The average five-year fixed rate mortgage's interest rate has reportedly surpassed 6% for the first time in nearly 12 years.
According to Moneyfacts, the average deal currently has a rate of 6.02%, the highest level since February 2010.
Mortgage interest rates have been climbing for several months, but they sharply climbed after last month's mini-budget.
The latest rate increase occurs as Kwasi Kwarteng, the Chancellor, meets with the heads of the largest UK lenders.
The conference is believed to be a typical sequence of discussions, although the effect of the recent upheaval on the mortgage market is expected to be covered. Rates have increased significantly over the last few weeks, and several mortgage offers have been eliminated from the market.
There will likely be executives from NatWest, Barclays, and Lloyds Banking Group in attendance.
As per Moneyfacts, an average two-year fixed mortgage rate recently crossed 6%, a record high in 14 years, as it hit 6.11% on Thursday.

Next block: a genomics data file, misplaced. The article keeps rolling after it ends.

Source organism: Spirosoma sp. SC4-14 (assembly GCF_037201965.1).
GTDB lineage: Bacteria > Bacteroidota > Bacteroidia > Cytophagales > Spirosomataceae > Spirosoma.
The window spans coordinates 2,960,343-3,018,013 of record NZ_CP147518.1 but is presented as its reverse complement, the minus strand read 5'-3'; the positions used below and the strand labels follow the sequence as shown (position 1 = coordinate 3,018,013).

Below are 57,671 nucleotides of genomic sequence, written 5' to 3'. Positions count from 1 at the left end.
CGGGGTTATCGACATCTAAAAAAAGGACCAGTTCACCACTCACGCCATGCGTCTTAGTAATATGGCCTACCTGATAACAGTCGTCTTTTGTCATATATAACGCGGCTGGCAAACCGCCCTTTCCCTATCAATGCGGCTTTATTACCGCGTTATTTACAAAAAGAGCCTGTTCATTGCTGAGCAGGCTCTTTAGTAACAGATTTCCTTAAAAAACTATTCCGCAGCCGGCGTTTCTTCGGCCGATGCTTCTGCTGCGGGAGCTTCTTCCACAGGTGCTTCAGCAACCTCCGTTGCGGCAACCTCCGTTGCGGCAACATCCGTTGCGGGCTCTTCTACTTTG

Affected parties include individuals trying to remortgage and first-time purchasers. On average, at least 100,000 customers reach the end of their existing mortgage each month and must make significantly larger monthly payments.
According to BuiltPlace, a housing market website, rates of 6% translate to repayments on the typical new mortgage accounting for over 25% of household income. Since the crisis in the early 1990s, it represents the largest burden on households.
Following the mini-budget, lenders pulled over a thousand offers from the market due to uncertainty about future interest rates.
While there were around 3,961 products two weeks ago, currently, there are 2,430, and the average price has gone up. But they are gradually beginning to return.
Halifax, the largest mortgage lender in the UK and a member of the Lloyds Banking Group, increased its rates on several packages for prospective borrowers earlier this week to more than 5%.
Considering the current economic instability, mortgage brokers claim that lenders are being safe with rates, although prices may soon start to decline.
Source credit: https://www.bbc.com/news/business-63155597